Why miscarriages are a warning sign you’re at risk of heart disease
There are many questions that haunt you after a miscarriage. Why did this happen? What, if anything, could I have done differently? Will it happen again? What would my life be like now if the pregnancy had continued?
Since attempting to start a family six years ago, I have had four miscarriages and — joyfully — one healthy son (now a very opinionated two-year-old), though my husband Dan and I never found a reason for our previous losses.
And now there is another question to add to all those others: does my history of miscarriage mean I have an increased risk of heart disease?
Last year, a review of data from more than four million women, across 22 studies from around the world, concluded that having two or more miscarriages was associated with a significant increase in the risk of coronary heart disease in future. The researchers called for the recurrent miscarriage to be ‘explicitly included in guidelines’ for assessing heart health risks.
Having a baby who was stillborn was also associated with a higher risk of cardiovascular disease and stroke, according to the findings in the European Heart Journal.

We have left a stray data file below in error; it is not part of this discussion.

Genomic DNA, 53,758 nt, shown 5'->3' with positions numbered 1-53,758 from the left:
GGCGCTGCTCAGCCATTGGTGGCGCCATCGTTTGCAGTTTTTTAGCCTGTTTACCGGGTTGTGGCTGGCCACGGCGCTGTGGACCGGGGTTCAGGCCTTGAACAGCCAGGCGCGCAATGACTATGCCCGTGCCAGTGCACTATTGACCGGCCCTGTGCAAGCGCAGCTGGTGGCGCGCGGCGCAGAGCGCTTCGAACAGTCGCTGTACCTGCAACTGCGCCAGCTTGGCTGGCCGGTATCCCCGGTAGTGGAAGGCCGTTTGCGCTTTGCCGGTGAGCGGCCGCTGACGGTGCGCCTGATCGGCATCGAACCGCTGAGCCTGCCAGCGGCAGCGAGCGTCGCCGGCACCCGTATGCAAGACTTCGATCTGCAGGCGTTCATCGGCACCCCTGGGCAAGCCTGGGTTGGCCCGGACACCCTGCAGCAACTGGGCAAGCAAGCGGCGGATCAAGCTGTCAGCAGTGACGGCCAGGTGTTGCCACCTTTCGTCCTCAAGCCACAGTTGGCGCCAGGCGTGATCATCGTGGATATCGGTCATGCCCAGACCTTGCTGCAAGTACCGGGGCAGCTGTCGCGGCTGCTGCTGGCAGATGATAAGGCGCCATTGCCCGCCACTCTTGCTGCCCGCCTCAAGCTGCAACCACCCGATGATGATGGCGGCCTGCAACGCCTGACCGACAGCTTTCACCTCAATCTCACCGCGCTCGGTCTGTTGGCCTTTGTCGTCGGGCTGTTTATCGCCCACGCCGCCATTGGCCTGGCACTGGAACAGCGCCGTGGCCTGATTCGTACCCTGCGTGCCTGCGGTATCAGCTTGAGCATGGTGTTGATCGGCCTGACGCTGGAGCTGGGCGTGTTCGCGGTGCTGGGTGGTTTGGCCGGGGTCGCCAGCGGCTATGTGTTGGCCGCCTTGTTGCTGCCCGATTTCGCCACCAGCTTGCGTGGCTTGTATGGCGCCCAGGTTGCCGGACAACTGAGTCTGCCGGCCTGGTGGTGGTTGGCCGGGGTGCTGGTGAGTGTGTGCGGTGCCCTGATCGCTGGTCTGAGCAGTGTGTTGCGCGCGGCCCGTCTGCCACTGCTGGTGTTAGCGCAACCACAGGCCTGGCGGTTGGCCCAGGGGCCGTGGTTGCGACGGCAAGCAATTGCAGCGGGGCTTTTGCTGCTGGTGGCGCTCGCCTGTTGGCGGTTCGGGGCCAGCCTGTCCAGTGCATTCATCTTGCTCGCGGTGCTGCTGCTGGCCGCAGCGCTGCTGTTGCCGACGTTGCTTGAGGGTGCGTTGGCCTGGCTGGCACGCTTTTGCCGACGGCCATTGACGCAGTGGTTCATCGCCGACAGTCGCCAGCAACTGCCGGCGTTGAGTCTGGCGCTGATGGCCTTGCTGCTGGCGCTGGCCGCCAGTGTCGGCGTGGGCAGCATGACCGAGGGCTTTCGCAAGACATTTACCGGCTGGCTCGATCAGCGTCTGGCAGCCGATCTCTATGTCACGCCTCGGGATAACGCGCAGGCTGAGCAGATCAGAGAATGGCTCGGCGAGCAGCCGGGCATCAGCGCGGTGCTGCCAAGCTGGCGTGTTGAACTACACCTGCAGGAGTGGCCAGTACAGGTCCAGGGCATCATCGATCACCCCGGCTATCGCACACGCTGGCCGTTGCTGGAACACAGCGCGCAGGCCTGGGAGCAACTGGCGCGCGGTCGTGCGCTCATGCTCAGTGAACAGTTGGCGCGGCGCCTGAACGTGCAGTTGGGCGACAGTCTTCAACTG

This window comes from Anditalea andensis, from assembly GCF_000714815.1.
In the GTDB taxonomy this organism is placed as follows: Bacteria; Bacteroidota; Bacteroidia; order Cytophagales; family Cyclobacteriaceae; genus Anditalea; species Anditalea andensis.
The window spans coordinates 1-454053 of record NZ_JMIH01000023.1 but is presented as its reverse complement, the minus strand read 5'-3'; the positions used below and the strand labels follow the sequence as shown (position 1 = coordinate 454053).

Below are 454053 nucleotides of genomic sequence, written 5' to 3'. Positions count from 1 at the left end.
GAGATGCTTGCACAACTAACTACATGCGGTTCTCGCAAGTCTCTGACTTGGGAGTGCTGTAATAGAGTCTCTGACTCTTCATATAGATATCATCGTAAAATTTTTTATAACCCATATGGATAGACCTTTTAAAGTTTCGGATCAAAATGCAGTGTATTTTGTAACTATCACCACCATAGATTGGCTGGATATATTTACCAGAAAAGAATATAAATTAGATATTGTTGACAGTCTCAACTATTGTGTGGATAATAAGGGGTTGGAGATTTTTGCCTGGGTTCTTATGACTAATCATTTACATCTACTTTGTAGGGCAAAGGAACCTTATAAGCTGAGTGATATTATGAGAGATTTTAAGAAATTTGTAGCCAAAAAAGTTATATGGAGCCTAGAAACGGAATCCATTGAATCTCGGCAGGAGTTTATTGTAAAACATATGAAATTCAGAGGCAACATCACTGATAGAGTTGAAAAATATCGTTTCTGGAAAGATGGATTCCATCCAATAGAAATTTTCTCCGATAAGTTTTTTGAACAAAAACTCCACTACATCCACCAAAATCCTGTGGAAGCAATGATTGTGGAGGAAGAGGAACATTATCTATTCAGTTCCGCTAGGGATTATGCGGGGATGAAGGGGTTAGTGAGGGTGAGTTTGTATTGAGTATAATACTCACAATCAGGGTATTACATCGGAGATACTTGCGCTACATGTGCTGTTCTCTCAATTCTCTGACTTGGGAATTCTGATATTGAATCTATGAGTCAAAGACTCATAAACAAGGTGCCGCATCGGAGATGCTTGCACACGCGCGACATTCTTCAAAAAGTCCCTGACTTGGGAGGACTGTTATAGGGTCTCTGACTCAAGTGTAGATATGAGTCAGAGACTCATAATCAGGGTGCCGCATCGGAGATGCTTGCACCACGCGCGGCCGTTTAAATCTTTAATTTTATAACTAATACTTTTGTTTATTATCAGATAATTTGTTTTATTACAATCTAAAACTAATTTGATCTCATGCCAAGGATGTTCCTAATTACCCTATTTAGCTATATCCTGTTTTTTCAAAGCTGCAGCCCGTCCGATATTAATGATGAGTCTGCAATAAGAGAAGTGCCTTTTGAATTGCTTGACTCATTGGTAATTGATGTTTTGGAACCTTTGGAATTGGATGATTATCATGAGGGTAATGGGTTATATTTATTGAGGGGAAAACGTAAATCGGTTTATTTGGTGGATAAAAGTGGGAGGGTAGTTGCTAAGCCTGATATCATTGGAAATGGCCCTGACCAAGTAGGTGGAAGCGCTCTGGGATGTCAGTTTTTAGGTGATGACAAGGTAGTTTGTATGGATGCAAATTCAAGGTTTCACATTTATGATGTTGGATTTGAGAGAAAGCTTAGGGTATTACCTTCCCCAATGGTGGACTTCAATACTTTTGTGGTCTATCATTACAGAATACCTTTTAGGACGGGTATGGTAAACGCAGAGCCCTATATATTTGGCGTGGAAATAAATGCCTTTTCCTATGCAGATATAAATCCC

What is not yet known is why two or more miscarriages should increase your risk of heart disease later in life.
It could be that there are overlapping risk factors for both miscarriages and cardiovascular disease, such as smoking, obesity or alcohol consumption.
But there could also be shared underlying causes.
As Professor Stevenson points out, it could be coincidence.
But there is a plausible biological explanation, he suggests: ‘What we might consider to be a cause of recurrent miscarriage is some kind of dysfunction of the blood vessels — and that would be the link to coronary disease in later life.’